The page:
Function GetHoursWorked(strPersonName As String) As Double
    On Error GoTo Handle_Errors
    Dim wli As WorkLogItem
    Dim doubleTotal As Double
    doubleTotal = 0
    For Each wli In WorkLogItems
        If strPersonName = wli.PersonName Then
            doubleTotal = doubleTotal + wli.HoursWorked
        End If
    Next wli

Exit_Here:
    GetHoursWorked = doubleTotal
        Exit Function

Handle_Errors:
        'You will probably want to catch the error that will '
        'occur if WorkLogItems has not been set '
        Resume Exit_Here


End Function

The above class is going to be used to “do something” with a colleciton of WorkLogItem. Initially, we just set it up to count the total number of hours worked. Let’s test the code we wrote. Create a new Module (not a class module this time; just a “regular” module). Paste the following code in the module:

Option Explicit

Function PopulateArray() As Collection
    Dim clnWlis As Collection
    Dim wli As WorkLogItem
    'Put some data in the collection'
    Set clnWlis = New Collection

    Set wli = New WorkLogItem
    wli.TaskID = 1
    wli.PersonName = "Fred"
    wli.HoursWorked = 4.5
    clnWlis.Add wli

    Set wli = New WorkLogItem
    wli.TaskID = 2
    wli.PersonName = "Sally"
    wli.HoursWorked = 3
    clnWlis.Add wli

    Set wli = New WorkLogItem
    wli.TaskID = 3
    wli.PersonName = "Fred"
    wli.HoursWorked = 2.5
    clnWlis.Add wli

    Set PopulateArray = clnWlis
End Function

Sub TestGetHoursWorked()
    Dim pwl As ProcessWorkLog
    Dim arrWli() As WorkLogItem
    Set pwl = New ProcessWorkLog
    Set pwl.WorkLogItems = PopulateArray()
    Debug.Print pwl.GetHoursWorked("Fred")

End Sub

In the above code, PopulateArray() simply creates a collection of WorkLogItem. In your real code, you might create class to parse your Excel sheets or your data objects to fill a collection or an array.

The TestGetHoursWorked() code simply demonstrates how the classes were used. You notice that ProcessWorkLog is instantiated as an object. After it is instantiated, a collection of WorkLogItem becomes part of the pwl object. You notice this in the line Set pwl.WorkLogItems = PopulateArray(). Next, we simply call the function we wrote which acts upon the collection WorkLogItems.

Why is this helpful?

Let’s suppose your data changes and you want to add a new method. Suppose your WorkLogItem now includes a field for HoursOnBreak and you want to add a new method to calculate that.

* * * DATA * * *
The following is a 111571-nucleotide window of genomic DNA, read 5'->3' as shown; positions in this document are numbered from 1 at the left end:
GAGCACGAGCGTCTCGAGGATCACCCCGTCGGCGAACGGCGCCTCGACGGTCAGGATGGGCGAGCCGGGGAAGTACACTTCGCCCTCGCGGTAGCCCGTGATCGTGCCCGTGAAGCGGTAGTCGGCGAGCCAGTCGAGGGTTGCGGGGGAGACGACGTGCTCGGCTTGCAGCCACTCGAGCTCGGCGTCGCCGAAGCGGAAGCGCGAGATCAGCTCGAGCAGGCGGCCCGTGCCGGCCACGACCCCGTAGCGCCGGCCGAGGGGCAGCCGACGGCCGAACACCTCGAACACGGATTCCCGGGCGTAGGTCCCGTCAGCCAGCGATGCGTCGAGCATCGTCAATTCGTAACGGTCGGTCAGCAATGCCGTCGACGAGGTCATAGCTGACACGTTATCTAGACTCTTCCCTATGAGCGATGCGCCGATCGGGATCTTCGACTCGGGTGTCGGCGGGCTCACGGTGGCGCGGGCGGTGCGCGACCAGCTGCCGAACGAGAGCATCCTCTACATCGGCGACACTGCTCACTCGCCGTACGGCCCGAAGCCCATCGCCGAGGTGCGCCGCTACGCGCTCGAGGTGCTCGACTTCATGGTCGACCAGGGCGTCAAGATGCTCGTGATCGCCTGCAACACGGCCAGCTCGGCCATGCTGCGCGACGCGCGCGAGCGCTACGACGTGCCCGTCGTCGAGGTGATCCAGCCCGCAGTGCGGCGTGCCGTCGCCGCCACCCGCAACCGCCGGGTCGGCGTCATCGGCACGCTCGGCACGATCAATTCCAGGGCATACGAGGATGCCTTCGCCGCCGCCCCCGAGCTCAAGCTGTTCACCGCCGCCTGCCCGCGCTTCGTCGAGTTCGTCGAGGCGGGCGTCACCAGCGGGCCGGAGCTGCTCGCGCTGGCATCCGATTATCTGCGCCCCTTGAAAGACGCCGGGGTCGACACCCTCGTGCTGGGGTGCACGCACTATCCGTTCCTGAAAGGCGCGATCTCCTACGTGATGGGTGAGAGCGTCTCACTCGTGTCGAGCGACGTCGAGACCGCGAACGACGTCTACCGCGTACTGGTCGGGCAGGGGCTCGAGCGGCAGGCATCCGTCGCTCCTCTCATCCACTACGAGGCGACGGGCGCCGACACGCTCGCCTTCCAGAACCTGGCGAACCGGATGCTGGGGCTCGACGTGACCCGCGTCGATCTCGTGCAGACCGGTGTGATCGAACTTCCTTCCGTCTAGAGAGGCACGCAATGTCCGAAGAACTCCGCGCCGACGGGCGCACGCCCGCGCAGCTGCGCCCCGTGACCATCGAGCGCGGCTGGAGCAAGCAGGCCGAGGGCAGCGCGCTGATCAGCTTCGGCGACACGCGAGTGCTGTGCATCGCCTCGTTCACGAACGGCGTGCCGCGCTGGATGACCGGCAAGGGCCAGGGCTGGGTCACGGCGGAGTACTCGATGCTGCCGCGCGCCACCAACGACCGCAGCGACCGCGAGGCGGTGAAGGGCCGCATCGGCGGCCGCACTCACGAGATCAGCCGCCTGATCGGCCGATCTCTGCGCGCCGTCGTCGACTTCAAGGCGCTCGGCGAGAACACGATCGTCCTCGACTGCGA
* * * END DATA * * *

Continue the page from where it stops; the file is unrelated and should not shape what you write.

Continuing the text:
All you need to do is add a property to WorkLogItem like so:

Private pHoursOnBreak As Double

Public Property Get HoursOnBreak() As Double
    HoursOnBreak = pHoursOnBreak
End Property

Public Property Let HoursOnBreak(lHoursOnBreak As Double)
    pHoursOnBreak = lHoursOnBreak
End Property

Of course, you’ll need to change your method for populating your collection (the sample method I used was PopulateArray(), but you probably should have a separate class just for this). Then you just add your new method to your ProcessWorkLog class:

Function GetHoursOnBreak(strPersonName As String) As Double
     'Code to get hours on break
End Function

Now, if we wanted to update our TestGetHoursWorked() method to return result of GetHoursOnBreak, all we would have to do as add the following line:

    Debug.Print pwl.GetHoursOnBreak("Fred")

If you passed in an array of values that represented your data, you would have to find every place in your code where you used the arrays and then update it accordingly. If you use classes (and their instantiated objects) instead, you can much more easily update your code to work with changes. Also, when you allow the class to be consumed in multiple ways (perhaps one function needs only 4 of the objects properties while another function will need 6), they can still reference the same object. This keeps you from having multiple arrays for different types of functions.

For further reading, I would highly recommend getting a copy of VBA Developer’s Handbook, 2nd edition. The book is full of great examples and best practices and tons of sample code. If you’re investing a lot of time into VBA for a serious project, it’s well worth your time to look into this book.

Answer: